This article is intended for anyone getting married at San Francisco City Hall, but primarily couples considering working with me, Zoe Larkin Photography.
It’s intended to help to manage expectations and fill you in on things that you may not be aware of, or have had no reason to ever think about before!
There’s more than I can go over with you on a phone call or meeting, so I really appreciate you taking the time to have a little read. Hopefully it all makes sense but please let me know if you have any questions.=
Get hitched without a hitch & read the unromantic but essential City Hall fine print. Here’s what you need to be aware of that will help you get the best of your San Francisco City Hall wedding photography experience.
Bear in mind the quality of light inside the building
Photos taken indoors at San Francisco City Hall or any indoor location for that matter will have ‘noise’ or grain. Nothing is as sensitive to light as our eyes.
Definitely take a look at my previous galleries to see how this looks to you. Sure, the building has a ‘light and bright’ feel. But to get this, photographers need to apply a lot of noise reduction to the images, which has an artificial smoothing effect.
Afternoons and overcast or rainy days can be quite a bit darker than mornings at City Hall.
To retain a beautiful quality of light I tend not to use flash but on super dark days I may break one out for a couple of shots.
I urge all couples to take at least some photos outdoors in the gorgeous natural daylight. Whatever the time of day and weather conditions we can make it work. Even right outside the building – it’s stunning!
Natural light is HANDS DOWN the most beautiful. Interior lights appear yellow to cameras and it honestly isn’t quite as flattering.
Allow enough time for your wedding ceremony, given that it will start later than you think
City Hall ceremonies usually start 30 minutes after your stated appointment time – it can be longer on Fridays. So for a 2:30 ceremony, expect to be saying ‘I do’ about 3pm.
This is due to the intricacies of the check-in process and your officiant (judge) splitting their time between checking 3 couples in, then conducting 3 ceremonies.
Ceremony times are on the half hour, but there 3 couples booked for each half-hour slot. So instead of having a couple booked for 2:30, another at 2:40 and one at 2:50, they are ALL booked for 2:30.
Not one of the couples actually will marry at 2:30, and the last to check in will be much closer to 3pm.
It pays to be the first to check in for your booked slot! Ceremonies only last about 3 mins, so savor every moment. The key takeaway is: allow enough time!
Though the ceremony is quick, the waiting time can add up
There is a lot of waiting around time between the moment you check in (10-15 mins before your booked time) and when your ceremony actually begins. During the process of working with your photographer, they should give you realistic estimates concerning how much time to allow for the various parts of the day.
I have compiled a sample City Hall timeline linked below!
The first wait is in the corridor outside room 168 – County Clerk’s Office until your number appears on the screen. During the checking-in process, I have been told to wait outside before during heavy times.
Photography is technically allowed, but if there are too many people in the office, the officials will step in.
Then after meeting the judge we move upstairs to the rotunda where we need to be within earshot of the judge who will call your names when it’s your turn.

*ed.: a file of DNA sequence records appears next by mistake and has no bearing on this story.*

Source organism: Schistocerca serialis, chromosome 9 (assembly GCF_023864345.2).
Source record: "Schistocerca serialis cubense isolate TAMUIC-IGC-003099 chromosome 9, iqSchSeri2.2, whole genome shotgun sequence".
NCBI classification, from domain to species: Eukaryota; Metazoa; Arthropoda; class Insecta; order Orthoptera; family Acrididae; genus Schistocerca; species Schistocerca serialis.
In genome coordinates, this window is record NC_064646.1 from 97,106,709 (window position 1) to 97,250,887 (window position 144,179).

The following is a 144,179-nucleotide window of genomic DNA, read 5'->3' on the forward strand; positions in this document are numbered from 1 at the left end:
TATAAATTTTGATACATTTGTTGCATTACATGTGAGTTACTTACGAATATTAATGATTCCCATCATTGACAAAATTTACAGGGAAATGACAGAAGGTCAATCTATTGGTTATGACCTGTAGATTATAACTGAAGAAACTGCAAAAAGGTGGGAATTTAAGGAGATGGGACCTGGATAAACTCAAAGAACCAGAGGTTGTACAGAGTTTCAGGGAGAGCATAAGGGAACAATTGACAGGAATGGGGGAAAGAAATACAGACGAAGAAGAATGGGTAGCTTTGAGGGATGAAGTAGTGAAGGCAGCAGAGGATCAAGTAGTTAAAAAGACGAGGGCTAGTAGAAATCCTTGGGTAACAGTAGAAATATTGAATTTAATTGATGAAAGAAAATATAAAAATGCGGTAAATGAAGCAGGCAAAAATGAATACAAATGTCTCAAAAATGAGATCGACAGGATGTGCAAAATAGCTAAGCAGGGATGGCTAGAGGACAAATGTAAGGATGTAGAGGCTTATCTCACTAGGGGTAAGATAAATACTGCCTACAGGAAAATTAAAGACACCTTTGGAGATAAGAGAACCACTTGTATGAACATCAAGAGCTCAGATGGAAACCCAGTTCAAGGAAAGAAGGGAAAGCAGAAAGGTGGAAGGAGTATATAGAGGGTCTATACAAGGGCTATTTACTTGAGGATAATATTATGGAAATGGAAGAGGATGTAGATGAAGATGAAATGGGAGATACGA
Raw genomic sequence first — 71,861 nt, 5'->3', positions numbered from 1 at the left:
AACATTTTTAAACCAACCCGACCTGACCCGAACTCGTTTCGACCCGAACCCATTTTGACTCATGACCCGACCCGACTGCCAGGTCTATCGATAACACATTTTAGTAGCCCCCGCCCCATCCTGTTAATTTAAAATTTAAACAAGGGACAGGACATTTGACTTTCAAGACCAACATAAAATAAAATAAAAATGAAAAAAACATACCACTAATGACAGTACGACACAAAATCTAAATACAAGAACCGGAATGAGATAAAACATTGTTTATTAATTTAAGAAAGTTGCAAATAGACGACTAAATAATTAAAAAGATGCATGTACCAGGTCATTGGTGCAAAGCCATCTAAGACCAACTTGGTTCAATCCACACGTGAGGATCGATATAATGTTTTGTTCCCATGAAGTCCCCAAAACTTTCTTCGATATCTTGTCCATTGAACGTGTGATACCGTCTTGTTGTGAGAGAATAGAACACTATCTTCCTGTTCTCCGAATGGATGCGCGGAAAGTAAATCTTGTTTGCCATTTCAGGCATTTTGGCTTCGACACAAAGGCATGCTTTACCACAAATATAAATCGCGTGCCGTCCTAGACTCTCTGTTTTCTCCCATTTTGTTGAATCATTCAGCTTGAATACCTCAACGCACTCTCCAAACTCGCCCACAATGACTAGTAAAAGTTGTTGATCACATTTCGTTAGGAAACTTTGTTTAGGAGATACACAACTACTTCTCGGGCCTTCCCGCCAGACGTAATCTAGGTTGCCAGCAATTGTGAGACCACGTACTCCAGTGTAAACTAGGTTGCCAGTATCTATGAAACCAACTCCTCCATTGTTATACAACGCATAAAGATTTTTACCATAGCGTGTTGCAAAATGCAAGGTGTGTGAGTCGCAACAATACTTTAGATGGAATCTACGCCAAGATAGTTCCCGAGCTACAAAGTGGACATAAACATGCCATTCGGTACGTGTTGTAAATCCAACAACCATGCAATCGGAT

As I would never want my couples to miss their turn, and we are essentially just standing around waiting for the first 30-45 mins of your coverage, it isn’t a time to take creative portraits then as we should stay put and wait.
Understand the booked time with your photographer
The time you book with me begins at the time stated on the contract, or agreed upon by email before the wedding date.
If things run late, or if you arrive late, you can either have me leave at the original time we agreed on or you can choose to extend the coverage (in half hour increments) and pay the extra within a week of your wedding.
Note: Hair and makeup is notorious for overrunning so if you can add in a buffer of at least one hour on top of the estimated time. The worst thing that can happen is you’re early and can grab a coffee before walking in!
Get in touch for my list of amazing City Hall HMUA’s that knock it out of the park with their skills and always give you realistic time estimates.
Another note: Traffic around SF City Hall is bad. Real, real bad, like all the time. Make sure you allow plenty of time for delays so you don’t end up going into overtime when it could have been avoided simply by being early.
Avoid the busy times at City Hall, unless you don’t mind people in the background
To keep my rates reasonable, I do not retouch City Hall images in Photoshop except at my own discretion or for a fee.
Unless the space around you is completely free of people, there are likely to be other people in the shot.
I often use wide lenses to get a sense of the grandeur of the place. Sometimes these will have other people in the pics. I’ll assume that you want your day represented as it really was, with all the hustle and bustle that goes along with a typical City Hall wedding.
That said, I usually wait for times when people around you are out of the shot until I take the photo whenever possible.
If you want that Grand Staircase shot however, let me know in advance as it will take a little more time and patience that we’ll need to build into the timeline. On Fridays I will say it’s near impossible.
The best chance of an empty staircase and the best light is 8am – 8.30am most days, particularly Tuesdays and Wednesdays.
Allow time, and have a plan, for travel and parking